Differential habitat use by Acadian Nelson's sharp-tailed sparrows: implications for regional conservation
Source: Journal of Field Ornithology, Volume 78, Number 1, March 2007 , pp. 50-55(6)
Nelson's Sharp-tailed Sparrows (Ammodramus nelsoni) that breed along the Atlantic coast of North America (Acadian subspecies subvirgatus) are considered saltmarsh specialists. However, these sparrows occasionally use upland habitats, such as hayfields. To evaluate the importance of hayfields as breeding habitat, we studied populations of A. n. subvirgatus in saltmarsh and hayfields in Nova Scotia, Canada, in 2004 and 2005. We monitored relative abundance and breeding phenology at 64 point-count stations (48 in hayfields and 16 in saltmarsh) and used an ordinal (0–5) observational index to quantify reproductive activity. A. n. subvirgatus showed more evidence of reproductive activity in saltmarsh (44% of point-count stations) than hayfields (28%; P= 0.07). However, there was no difference in either mean reproductive activity (saltmarsh = 0.83, hayfields = 0.53; P= 0.69) or mean relative abundance (saltmarsh = 0.27, hayfields = 0.26; P= 0.93). Although A. n. subvirgatus apparently breeds primarily in saltmarsh, hayfields appear to be an alternative breeding habitat. Use of hayfield habitat by A. n. subvirgtus, however, seems to vary between southern Maine and eastern Canada, suggesting that management plans will require approaches uniquely tailored to specific regions.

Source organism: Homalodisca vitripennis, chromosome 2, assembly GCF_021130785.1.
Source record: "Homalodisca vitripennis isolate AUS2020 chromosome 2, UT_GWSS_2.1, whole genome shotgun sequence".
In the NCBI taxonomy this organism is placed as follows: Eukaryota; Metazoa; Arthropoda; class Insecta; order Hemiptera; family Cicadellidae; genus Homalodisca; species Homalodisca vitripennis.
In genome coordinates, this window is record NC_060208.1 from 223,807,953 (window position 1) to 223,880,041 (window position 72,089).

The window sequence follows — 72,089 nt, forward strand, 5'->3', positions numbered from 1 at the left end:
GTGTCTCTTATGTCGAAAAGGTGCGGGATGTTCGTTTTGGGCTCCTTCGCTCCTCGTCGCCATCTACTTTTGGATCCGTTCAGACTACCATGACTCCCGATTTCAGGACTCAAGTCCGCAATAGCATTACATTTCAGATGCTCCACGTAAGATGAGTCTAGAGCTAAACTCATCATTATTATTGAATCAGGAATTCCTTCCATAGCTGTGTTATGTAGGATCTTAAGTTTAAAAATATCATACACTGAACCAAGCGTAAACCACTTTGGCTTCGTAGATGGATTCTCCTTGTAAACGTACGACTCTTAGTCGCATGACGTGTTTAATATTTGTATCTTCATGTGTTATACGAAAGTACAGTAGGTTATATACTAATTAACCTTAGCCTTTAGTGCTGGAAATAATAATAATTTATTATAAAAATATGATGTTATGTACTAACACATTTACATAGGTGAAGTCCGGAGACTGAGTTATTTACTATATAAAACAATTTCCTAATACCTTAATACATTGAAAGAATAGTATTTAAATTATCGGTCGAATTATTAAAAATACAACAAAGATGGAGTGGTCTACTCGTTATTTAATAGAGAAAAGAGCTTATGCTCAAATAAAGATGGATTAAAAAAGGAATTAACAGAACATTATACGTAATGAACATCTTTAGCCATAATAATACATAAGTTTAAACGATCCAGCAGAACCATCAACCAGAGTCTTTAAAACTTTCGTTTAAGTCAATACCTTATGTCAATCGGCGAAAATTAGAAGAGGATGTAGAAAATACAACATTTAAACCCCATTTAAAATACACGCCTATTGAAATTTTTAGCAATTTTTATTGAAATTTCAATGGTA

Document Type: Research Article
Affiliations: 1: Atlantic Bird Observatory, Biology Department, Acadia University, Wolfville, NS, Canada B4P 2R6 2: Canadian Wildlife Service, Atlantic Region, P.O. Box 6227, Sackville, NB, Canada E4L 1G6 3: Nova Scotia Department of Natural Resources, Wildlife Division, 136 Exhibition St., Kentville, NS, Canada B4N 4E5
Publication date: March 2007